Author Archives: crowechris

About crowechris

I'm a writer and a teacher.

Fading Away . . .

Most writers I know believe that, for some inexplicable reason, it’s easy for other writers to get their writing done. I certainly believe this.

For example, I know that it’s easy for Carol to knock out a book in a few days, tinker with it for a day or two after that, and then ship it off to her agent. She’s publishing on a pace slightly more than a book a year, so that means she’s got about 50 weeks of free time in any given year.

Andy is cut from the cloth. She’s so disciplined and efficient that she can write a complete chapter between labor pains. She now has three boys and a house to take care of—no problem. Books appear in her head, fully-formed, and she just needs to find a few minutes each night to sit at a keyboard and download it all. Kind of like taking dictation.

Anyway, like Carol, Andy is awash in energy, creativity, and free time.

In contrast, I am a tortoise, and not the plodding, successful type featured in the time-worn fable, “The Tortoise and the Hare.” I am a prehistoric tortoise, one slowed not only by the weighty and cumbersome shell but also by the ravages of age. In the time it takes me to write a page, Carol and Andy will have popped out four or five polished chapters, baked an apple pie for their neighbors, watched three episodes of “Jersey Shores” and bossed around their yard boys for not keeping their lawns and sideburns tidy enough. In the time it takes me to finish a book, glaciers will have moved a mile closer to the sea. And it’s likely that my oldest granddaughter will be a graduate student by the time I can conceive and finish a new book.

I’m telling both of you this because I am officially retiring from throwing up words—and from writing blogs. To steal and morph a line from “His Coy Mistress,” “Had I words enough and time” I would be able to write a blog, teach my classes, grade my papers, and work on my own writing. But I’m not Speedy Gonzales or the Roadrunner when it comes to putting words together, so it’s time to conserve what feeble writing energy I have for writing a book project, not a blog.

So I’m going to fade away, to melt into the floor like Oz’s Wicked Witch, to ride off into the sunset, to crawl into a rocking chair with a 2-liter bottle of Geritol, to use what few lucid moments my brain can spare on writing books—and maybe playing with the grandkids.

Carol, Andy, and Kyra may soon be advertising for a replacement Junior Assistant Co-blogger for Throwing Up Words, and I’m sure they’ll have many fine, talented applicants.

Be warned, though, the pay sucks.

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Finding Yourself in Fiction

I just received an advance copy of Carol Lunch Williams forthcoming (May 1, 2012) novel titled Waiting.    It’s intense, of course, and packed with emotion and interesting characters doing interesting things.

One character, however, stood out above all the others:  Mr. Crowe.

Now this is not the first time an author has based a character on me (see last week’s post about Edward, Xander, and the gang).  The first such instance was in Louise Plummer’s delightful first novel, The Romantic Obsessions and Humiliations of Annie Sehlmeier (1987).  In that novel a charming, sensitive teacher is named Mr. Crowe.  The conncection is obvious.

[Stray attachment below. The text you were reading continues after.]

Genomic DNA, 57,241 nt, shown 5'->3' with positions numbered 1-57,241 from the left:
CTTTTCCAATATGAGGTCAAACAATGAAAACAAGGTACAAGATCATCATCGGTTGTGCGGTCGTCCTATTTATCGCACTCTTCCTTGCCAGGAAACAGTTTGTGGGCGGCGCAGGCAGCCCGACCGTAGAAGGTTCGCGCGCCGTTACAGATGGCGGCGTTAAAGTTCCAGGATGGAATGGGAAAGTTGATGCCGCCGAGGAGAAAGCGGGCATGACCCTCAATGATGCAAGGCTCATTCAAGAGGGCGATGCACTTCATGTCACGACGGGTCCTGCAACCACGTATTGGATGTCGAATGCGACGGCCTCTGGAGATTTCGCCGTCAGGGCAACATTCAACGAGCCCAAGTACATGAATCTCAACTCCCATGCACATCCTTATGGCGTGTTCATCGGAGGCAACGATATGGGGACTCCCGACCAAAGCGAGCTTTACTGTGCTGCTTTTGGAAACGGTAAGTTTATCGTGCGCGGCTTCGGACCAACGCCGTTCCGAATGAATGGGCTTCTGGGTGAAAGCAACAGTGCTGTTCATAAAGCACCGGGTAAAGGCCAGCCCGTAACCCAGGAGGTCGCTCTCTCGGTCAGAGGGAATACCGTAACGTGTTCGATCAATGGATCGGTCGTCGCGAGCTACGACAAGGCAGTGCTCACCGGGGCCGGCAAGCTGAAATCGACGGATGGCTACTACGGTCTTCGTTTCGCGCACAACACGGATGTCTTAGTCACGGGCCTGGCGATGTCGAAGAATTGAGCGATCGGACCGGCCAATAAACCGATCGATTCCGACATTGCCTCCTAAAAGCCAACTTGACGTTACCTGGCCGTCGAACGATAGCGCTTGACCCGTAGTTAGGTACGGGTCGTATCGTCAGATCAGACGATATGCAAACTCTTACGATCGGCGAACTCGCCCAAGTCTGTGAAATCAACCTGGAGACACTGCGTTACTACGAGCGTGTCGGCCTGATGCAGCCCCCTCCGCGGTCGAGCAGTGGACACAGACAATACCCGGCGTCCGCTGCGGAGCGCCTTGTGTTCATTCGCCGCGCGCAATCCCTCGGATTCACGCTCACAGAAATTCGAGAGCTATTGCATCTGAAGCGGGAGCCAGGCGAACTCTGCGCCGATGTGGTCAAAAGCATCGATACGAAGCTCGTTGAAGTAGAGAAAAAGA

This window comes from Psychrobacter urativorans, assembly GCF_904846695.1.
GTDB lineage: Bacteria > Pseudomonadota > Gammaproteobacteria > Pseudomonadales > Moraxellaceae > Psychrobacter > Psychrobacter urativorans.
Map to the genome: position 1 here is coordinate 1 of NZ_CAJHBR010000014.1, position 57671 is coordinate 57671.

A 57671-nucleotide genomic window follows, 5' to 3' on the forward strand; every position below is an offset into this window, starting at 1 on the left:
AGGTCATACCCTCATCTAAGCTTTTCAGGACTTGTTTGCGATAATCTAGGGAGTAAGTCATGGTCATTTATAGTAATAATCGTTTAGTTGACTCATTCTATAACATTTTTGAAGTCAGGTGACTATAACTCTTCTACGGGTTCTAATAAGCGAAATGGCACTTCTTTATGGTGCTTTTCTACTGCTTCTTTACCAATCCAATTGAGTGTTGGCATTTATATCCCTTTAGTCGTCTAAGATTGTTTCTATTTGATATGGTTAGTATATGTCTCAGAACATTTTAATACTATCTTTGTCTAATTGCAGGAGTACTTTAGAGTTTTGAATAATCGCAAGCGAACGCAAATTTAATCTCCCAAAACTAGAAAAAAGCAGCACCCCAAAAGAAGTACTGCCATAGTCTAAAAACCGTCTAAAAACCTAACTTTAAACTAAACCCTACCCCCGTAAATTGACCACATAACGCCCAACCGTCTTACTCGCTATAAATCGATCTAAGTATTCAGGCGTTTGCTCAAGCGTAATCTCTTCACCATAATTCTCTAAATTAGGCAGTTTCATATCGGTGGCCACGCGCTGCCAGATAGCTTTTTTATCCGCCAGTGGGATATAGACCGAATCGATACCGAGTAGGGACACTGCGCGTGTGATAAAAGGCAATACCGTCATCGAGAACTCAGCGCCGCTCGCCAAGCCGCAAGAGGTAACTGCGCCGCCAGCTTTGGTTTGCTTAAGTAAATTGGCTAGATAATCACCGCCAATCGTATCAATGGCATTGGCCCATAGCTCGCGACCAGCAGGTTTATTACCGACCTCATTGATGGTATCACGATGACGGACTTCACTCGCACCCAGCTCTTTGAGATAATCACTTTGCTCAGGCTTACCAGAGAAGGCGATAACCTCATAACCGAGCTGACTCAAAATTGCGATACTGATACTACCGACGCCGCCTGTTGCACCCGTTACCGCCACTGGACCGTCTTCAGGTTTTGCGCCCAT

Here’s a section from Carol Lunch Williams’ newest novel:

I tap on the glass again, and Mr. Crowe strides over and swings the door open.  “Yes, London?”

How did he know my name?

I’m mute.

Now, it’s a good thing this is only an advance copy because, as both of you have noticed, Carol needs to rewrite this scene—or more likely, to re-insert the material that certainly was there in an earlier draft.

Here’s how it should read.

My hand trembles when I tap on the glass, hoping for a glimpse of Mr. Crowe, the Adonis of my Florida high school.  Though my heart is pounding with anticipation, I know that it’s unlikely that he’ll notice me.  His students hang on his every word, scribbling notes furiously and pausing only to snatch glimpes of the man they idolize.

By some sort of miracle, though, he does notice, and he glides over, looking every bit like Mr. Darcy, and with a flourish, swings open the door.  My hands have turned cold and clammy.  I’ve never been this close to anyone as kind, generous, and stunning as Mr. Crowe, and I have to place my hand on the doorjamb to steady myself when he says, in that melodious baritone, “Yes, London?”

I am mute, completely overpowered by the magnificent man standing before me.

I’m confident Carol will make these changes.

So here’s a reading-writing challenge for you.  Find your name in a novel or short story, select a scene that has your namesake in it, and rewrite that scene in a way that portrays you in the properly positive light.

It’s good practice for characterization, and it’s fun to find yourself in someone else’s fiction.

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Embarrassing Confessions

OK, not everyone can be Carol Lunch Williams or Andy Ellis.  I know I can’t be, and believe me, I’ve tried.  These two are a special breed of writer, the kind that can write regardless of life circumstances,  Nothing seems to slow them down when it comes to their writing.  They’ve proven they can be productive no matter what.

I am quite a different breed of writer, the kind who’s blown about by every wind of distraction.  The biggest distraction, of course, is my job.  I am deeply grateful to have a steady job, and I’m deeperly grateful that it’s a job I love.  The downside, of course, is that it’s a full-time job, and it gobbles up lots of my time.  The upside, in addition to a regular paycheck, is that I get to work with some terrific people on a regular basis.

But it’s not just my job that gives me an excuse not to write.  I have children and grandchildren, a house and yard, leaky faucets, plugged gutters, a TV, an appetite, and a lovely wife, and all of these provide wonderful reasons to find something other than writing to do.